Tuesday, May 3, 2016

The Girl from Summer Hill - A Review

Idgie Says:
Jude never disappoints - there's always humor and witty banter in her love stories. To me, that's such an important part of a romance novel. Of course you have the angst and crying and mad lust, but if there's no humor, you lose a piece of the human aspect of the story. Jude always manages to make her characters truly likable, such that you wouldn't mind hanging out for a BBQ with them. 

I did enjoy the way she threw of my most favorite of her books into the story line as a movie. (A Knight in Shining Armor) Which by the way, I still wanted a better ending for the lovers - just in case you're listening Jude.  :)

 I do feel that the cover of this current novel is way too generic and does not represent the story or the main character.  But Jude herself does no wrong and it was an entertaining way to while away an afternoon and evening.

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Ballantine Books
May 3, 2016

Description
The first novel of New York Times bestselling author Jude Deveraux's breathtaking new series set in Summer Hill, a small town where love takes center stage against the backdrop of Jane Austen's Pride and Prejudice

Enter Elizabeth Bennet. Chef Casey Reddick has had it up to here with men. When she arrives in the charming town of Summer Hill, Virginia, she leaves behind a demanding boss at a famous D.C. restaurant and a breakup with a boyfriend jealous of her success. Some peace and quiet on the picturesque Tattwell plantation is just what she needs to start fresh. But the tranquility is broken one misty morning when she sees a gorgeous naked man on the porch of her cottage.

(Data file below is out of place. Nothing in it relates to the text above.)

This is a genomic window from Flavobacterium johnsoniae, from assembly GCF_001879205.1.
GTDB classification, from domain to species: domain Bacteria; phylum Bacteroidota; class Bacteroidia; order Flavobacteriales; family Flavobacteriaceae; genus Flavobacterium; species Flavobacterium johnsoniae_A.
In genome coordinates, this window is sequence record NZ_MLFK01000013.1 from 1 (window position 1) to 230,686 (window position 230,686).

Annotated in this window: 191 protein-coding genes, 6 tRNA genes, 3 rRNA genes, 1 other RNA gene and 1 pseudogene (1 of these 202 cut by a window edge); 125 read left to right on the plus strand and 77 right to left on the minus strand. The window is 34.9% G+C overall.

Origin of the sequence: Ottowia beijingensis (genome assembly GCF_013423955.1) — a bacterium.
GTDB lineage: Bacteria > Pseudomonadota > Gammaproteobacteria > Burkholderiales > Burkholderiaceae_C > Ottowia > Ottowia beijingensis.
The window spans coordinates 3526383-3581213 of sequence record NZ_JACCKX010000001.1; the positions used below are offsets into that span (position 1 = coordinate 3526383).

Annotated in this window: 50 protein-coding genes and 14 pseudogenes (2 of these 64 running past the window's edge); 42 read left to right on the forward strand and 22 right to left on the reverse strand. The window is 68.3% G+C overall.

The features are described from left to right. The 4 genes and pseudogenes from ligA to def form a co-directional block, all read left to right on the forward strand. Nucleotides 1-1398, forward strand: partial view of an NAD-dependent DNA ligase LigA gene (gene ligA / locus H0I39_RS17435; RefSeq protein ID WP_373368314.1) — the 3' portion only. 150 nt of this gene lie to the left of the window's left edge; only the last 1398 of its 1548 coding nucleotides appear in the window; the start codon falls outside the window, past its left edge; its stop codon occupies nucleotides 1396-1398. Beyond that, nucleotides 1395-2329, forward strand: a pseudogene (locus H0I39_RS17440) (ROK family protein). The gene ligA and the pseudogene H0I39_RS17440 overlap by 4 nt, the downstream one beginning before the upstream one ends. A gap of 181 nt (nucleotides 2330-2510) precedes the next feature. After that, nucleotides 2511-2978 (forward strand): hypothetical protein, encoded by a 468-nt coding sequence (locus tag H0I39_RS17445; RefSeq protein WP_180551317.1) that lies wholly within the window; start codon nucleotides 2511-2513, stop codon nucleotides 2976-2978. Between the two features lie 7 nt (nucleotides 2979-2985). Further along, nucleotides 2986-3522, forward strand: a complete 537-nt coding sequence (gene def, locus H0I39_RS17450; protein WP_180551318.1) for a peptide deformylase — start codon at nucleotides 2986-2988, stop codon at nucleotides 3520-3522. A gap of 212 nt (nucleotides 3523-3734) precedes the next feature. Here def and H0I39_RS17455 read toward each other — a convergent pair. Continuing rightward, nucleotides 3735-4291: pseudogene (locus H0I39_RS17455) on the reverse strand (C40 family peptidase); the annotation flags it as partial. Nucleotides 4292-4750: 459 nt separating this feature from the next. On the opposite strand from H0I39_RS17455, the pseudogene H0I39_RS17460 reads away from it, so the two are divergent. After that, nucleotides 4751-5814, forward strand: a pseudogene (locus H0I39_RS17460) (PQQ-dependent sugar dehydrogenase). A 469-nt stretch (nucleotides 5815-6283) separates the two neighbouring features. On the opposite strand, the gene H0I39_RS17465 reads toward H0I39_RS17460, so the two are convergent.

Enter Mr. Darcy. What Tate Landers, Hollywood heartthrob and owner of Tattwell, doesn't need on a bittersweet trip to his ancestral home is a woman spying on him from his guest cottage. Mistaking Casey for a reporter, Tate tries to run her out of her own house. His anger, which looks so good on the screen, makes a very bad first impression on Casey. Hollywood he may be, but he's no sweetheart to Casey—and she lets him know it!

The plot thickens. Sparks fly—literally—when Casey is recruited to play Elizabeth Bennet opposite Tate's Mr. Darcy in a stage adaptation of Pride and Prejudice. Just brushing past Tate makes Casey's whole body hum. As they spar on and off stage, Casey begins to think she's been too quick to judge. Tate is more down-to-earth than Casey expected, and she finds herself melting under his smoldering gaze. But then Tate's handsome ex-brother-in-law, Devlin Haines, who is playing Wickham, tells Casey some horrifying stories about Tate. She is upset and confused as she tries to figure out who and what to believe. As she finds herself falling for Tate, Casey needs to know: Is the intense, undeniable chemistry between them real, or is this just a performance that ends when the curtain falls?
 

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